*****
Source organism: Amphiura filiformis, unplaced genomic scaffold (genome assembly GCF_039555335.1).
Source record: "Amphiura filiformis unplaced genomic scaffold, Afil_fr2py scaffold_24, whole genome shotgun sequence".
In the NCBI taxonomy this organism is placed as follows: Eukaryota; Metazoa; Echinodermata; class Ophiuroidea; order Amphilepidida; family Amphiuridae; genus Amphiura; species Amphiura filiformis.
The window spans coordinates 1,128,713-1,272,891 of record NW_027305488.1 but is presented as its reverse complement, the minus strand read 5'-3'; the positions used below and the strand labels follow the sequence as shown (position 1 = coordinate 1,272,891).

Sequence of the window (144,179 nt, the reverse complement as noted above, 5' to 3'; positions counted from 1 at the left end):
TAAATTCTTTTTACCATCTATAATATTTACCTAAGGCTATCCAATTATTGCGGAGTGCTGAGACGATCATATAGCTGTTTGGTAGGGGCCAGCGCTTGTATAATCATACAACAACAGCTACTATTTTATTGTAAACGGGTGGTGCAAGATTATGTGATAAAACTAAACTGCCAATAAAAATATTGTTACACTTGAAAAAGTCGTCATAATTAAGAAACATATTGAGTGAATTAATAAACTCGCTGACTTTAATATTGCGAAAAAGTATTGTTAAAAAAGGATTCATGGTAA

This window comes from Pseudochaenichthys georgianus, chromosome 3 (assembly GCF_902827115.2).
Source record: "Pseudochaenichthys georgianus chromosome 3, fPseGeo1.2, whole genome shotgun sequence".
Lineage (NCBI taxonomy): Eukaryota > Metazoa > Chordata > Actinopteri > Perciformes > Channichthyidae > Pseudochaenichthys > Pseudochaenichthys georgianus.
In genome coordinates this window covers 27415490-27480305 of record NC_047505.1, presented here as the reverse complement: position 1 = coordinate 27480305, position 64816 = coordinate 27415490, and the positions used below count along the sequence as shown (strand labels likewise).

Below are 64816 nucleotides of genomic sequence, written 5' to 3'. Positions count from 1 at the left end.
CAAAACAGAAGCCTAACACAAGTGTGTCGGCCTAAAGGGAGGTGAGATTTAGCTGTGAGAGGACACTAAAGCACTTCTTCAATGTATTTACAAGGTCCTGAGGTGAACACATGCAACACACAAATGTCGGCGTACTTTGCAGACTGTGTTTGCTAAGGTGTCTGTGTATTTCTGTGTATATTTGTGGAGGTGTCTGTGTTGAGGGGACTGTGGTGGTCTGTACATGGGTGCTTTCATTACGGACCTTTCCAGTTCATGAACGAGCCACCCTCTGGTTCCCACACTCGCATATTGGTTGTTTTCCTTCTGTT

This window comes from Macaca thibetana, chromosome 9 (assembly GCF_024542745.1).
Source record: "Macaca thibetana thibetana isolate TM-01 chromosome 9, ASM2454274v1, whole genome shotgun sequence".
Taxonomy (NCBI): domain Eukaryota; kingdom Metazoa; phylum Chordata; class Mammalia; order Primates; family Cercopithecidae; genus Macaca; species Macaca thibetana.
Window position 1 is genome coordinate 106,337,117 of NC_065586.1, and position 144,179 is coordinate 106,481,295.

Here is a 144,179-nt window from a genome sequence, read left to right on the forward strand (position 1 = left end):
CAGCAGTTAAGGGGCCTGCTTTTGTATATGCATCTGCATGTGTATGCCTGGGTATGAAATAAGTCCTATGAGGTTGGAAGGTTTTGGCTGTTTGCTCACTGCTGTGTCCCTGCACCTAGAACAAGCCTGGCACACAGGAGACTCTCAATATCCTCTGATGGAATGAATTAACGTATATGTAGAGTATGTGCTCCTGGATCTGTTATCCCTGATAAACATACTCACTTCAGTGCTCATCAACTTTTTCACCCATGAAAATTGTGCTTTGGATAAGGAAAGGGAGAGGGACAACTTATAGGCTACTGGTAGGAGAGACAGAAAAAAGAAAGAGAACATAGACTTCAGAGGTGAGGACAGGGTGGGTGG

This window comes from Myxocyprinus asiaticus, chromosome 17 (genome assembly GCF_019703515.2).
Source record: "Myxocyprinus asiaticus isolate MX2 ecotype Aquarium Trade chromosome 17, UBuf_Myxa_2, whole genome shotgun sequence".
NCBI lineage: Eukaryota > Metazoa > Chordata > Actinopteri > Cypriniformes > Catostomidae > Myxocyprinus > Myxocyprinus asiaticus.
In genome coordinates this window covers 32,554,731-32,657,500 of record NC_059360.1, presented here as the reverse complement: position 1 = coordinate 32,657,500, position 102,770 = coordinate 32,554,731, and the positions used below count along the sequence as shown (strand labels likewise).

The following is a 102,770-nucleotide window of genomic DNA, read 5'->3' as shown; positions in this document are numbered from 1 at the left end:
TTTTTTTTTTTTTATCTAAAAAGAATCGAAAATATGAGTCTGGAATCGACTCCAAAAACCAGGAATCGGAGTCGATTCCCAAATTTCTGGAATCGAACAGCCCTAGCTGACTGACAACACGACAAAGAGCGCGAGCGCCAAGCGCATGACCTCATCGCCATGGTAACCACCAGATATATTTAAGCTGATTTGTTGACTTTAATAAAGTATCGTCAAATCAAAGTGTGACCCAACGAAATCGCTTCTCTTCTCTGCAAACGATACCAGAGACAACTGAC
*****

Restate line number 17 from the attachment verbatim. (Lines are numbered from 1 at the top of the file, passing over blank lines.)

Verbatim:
Here is a 144,179-nt window from a genome sequence, read left to right on the forward strand (position 1 = left end):